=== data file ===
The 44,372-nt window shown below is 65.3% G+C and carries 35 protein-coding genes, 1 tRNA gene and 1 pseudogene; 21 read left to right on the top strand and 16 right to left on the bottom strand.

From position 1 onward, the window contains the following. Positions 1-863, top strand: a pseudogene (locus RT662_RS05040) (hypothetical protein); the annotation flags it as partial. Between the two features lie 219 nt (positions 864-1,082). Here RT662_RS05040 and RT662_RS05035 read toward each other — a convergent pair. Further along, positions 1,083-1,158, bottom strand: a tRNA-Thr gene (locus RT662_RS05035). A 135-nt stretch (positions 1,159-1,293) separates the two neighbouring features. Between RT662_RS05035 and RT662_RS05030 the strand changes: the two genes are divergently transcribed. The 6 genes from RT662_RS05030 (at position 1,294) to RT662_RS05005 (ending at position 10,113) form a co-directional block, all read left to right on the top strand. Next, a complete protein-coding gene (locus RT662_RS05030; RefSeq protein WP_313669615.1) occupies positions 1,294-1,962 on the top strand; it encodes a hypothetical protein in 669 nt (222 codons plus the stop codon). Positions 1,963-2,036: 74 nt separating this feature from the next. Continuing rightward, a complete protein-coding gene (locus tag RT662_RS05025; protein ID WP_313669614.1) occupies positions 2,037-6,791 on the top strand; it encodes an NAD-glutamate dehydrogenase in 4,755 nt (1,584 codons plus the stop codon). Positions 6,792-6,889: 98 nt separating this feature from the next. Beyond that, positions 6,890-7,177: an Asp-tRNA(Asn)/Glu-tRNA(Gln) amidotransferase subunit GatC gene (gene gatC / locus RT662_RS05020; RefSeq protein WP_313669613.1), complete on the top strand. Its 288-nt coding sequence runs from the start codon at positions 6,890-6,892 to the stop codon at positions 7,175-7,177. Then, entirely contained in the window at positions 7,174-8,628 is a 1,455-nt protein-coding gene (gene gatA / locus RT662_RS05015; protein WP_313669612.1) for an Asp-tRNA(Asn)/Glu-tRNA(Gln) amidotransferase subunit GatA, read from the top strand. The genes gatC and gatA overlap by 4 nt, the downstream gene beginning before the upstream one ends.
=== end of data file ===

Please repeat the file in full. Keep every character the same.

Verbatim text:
The 44,372-nt window shown below is 65.3% G+C and carries 35 protein-coding genes, 1 tRNA gene and 1 pseudogene; 21 read left to right on the top strand and 16 right to left on the bottom strand.

From position 1 onward, the window contains the following. Positions 1-863, top strand: a pseudogene (locus RT662_RS05040) (hypothetical protein); the annotation flags it as partial. Between the two features lie 219 nt (positions 864-1,082). Here RT662_RS05040 and RT662_RS05035 read toward each other — a convergent pair. Further along, positions 1,083-1,158, bottom strand: a tRNA-Thr gene (locus RT662_RS05035). A 135-nt stretch (positions 1,159-1,293) separates the two neighbouring features. Between RT662_RS05035 and RT662_RS05030 the strand changes: the two genes are divergently transcribed. The 6 genes from RT662_RS05030 (at position 1,294) to RT662_RS05005 (ending at position 10,113) form a co-directional block, all read left to right on the top strand. Next, a complete protein-coding gene (locus RT662_RS05030; RefSeq protein WP_313669615.1) occupies positions 1,294-1,962 on the top strand; it encodes a hypothetical protein in 669 nt (222 codons plus the stop codon). Positions 1,963-2,036: 74 nt separating this feature from the next. Continuing rightward, a complete protein-coding gene (locus tag RT662_RS05025; protein ID WP_313669614.1) occupies positions 2,037-6,791 on the top strand; it encodes an NAD-glutamate dehydrogenase in 4,755 nt (1,584 codons plus the stop codon). Positions 6,792-6,889: 98 nt separating this feature from the next. Beyond that, positions 6,890-7,177: an Asp-tRNA(Asn)/Glu-tRNA(Gln) amidotransferase subunit GatC gene (gene gatC / locus RT662_RS05020; RefSeq protein WP_313669613.1), complete on the top strand. Its 288-nt coding sequence runs from the start codon at positions 6,890-6,892 to the stop codon at positions 7,175-7,177. Then, entirely contained in the window at positions 7,174-8,628 is a 1,455-nt protein-coding gene (gene gatA / locus RT662_RS05015; protein WP_313669612.1) for an Asp-tRNA(Asn)/Glu-tRNA(Gln) amidotransferase subunit GatA, read from the top strand. The genes gatC and gatA overlap by 4 nt, the downstream gene beginning before the upstream one ends.